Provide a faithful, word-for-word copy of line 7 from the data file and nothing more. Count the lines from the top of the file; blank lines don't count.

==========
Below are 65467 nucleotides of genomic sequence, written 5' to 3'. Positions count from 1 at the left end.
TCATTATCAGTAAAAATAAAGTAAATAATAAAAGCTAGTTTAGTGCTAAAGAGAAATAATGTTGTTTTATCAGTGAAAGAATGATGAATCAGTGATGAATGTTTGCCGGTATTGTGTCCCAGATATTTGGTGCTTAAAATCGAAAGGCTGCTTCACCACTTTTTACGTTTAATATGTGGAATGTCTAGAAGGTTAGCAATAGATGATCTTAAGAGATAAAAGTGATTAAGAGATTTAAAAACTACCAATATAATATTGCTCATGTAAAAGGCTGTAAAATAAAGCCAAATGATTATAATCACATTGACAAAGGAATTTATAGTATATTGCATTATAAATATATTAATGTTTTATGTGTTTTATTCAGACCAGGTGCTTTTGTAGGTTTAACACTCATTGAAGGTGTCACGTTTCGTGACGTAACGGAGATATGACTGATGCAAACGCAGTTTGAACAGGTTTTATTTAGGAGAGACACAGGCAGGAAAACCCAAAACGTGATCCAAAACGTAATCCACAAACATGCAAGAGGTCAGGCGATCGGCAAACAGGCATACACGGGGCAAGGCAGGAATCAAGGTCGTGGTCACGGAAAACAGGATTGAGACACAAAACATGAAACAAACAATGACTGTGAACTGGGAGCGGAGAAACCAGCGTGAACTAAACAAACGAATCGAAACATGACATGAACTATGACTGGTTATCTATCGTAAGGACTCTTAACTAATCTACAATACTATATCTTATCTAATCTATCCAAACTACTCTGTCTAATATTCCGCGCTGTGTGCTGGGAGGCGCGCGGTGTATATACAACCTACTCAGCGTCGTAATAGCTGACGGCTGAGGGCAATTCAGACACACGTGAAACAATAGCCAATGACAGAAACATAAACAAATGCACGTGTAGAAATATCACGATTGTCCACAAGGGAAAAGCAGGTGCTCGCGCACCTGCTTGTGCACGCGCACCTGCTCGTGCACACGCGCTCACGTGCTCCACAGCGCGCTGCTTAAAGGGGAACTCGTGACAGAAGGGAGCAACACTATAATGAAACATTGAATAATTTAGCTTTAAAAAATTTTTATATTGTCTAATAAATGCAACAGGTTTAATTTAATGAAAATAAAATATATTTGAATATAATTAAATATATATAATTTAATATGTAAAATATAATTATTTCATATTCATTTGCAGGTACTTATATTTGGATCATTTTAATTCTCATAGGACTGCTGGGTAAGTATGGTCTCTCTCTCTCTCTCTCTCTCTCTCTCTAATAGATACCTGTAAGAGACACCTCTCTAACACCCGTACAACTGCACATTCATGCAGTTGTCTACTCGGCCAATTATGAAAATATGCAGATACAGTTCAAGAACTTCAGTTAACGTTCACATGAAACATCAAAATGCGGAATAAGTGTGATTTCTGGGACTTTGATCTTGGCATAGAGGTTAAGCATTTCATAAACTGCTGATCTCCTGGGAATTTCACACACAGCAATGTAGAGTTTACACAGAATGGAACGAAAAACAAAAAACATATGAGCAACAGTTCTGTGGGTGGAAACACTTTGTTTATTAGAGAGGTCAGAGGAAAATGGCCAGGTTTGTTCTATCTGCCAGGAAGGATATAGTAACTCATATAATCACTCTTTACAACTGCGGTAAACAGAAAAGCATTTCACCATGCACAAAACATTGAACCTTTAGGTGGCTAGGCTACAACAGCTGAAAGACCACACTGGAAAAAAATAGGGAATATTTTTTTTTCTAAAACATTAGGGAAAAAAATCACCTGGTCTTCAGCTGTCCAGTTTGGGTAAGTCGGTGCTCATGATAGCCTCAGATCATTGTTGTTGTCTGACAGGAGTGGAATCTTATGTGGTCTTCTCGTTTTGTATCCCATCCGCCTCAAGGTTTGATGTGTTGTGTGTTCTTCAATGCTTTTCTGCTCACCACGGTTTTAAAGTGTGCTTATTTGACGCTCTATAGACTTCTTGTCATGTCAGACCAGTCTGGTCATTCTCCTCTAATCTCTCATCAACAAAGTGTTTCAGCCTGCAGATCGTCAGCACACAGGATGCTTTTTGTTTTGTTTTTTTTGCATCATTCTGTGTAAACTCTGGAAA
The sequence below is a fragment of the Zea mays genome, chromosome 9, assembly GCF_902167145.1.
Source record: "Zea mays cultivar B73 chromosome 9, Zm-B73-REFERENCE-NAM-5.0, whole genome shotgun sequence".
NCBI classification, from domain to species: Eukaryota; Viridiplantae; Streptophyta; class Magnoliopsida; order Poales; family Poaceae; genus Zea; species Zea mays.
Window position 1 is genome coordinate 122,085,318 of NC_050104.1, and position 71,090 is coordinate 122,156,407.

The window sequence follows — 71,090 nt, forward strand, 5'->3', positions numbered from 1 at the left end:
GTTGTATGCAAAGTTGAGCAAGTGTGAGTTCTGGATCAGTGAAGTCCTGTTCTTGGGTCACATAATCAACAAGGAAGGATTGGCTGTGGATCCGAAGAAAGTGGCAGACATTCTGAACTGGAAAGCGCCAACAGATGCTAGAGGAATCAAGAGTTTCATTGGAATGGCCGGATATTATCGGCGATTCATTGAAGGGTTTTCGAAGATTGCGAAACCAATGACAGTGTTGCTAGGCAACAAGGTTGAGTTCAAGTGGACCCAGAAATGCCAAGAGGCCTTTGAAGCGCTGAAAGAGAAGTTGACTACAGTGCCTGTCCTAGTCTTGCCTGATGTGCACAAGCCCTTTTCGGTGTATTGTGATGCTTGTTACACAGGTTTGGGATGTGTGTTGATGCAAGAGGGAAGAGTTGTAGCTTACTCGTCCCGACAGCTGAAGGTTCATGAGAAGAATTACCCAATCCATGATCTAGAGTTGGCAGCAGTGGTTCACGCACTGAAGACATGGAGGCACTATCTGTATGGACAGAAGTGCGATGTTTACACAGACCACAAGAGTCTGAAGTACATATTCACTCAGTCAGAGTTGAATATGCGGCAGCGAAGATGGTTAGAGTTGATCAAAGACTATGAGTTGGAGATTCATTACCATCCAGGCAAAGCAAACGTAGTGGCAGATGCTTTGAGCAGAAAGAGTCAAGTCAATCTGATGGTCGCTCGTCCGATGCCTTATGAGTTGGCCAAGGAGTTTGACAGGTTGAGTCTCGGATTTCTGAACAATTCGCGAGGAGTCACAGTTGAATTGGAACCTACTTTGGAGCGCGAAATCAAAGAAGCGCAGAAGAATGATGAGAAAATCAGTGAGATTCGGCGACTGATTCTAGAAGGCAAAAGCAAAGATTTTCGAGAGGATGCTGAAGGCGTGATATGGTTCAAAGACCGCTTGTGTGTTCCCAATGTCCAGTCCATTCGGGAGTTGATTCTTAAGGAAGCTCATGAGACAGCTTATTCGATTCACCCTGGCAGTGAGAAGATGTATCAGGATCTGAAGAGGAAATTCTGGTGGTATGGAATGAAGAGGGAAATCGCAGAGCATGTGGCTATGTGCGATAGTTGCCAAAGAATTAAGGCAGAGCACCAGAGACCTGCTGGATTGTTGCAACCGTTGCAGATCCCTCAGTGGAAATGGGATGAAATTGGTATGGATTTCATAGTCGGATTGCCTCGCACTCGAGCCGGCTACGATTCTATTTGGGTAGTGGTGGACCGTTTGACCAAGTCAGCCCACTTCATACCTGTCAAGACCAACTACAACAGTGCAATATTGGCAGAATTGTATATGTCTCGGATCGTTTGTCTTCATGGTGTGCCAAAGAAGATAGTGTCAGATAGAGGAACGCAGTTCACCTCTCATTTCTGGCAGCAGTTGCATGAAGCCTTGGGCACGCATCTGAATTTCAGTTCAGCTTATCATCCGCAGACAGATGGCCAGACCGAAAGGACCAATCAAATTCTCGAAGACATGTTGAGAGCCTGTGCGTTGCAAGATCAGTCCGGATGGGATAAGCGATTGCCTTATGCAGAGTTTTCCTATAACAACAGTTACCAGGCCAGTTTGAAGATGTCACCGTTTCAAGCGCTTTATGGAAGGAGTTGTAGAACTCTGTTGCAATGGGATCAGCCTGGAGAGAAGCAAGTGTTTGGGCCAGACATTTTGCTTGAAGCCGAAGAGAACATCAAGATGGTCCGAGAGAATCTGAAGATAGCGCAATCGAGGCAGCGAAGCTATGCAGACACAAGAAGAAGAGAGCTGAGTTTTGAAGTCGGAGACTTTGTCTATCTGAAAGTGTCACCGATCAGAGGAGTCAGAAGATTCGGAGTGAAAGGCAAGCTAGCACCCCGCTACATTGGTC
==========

The window sequence follows — 71,090 nt, forward strand, 5'->3', positions numbered from 1 at the left end: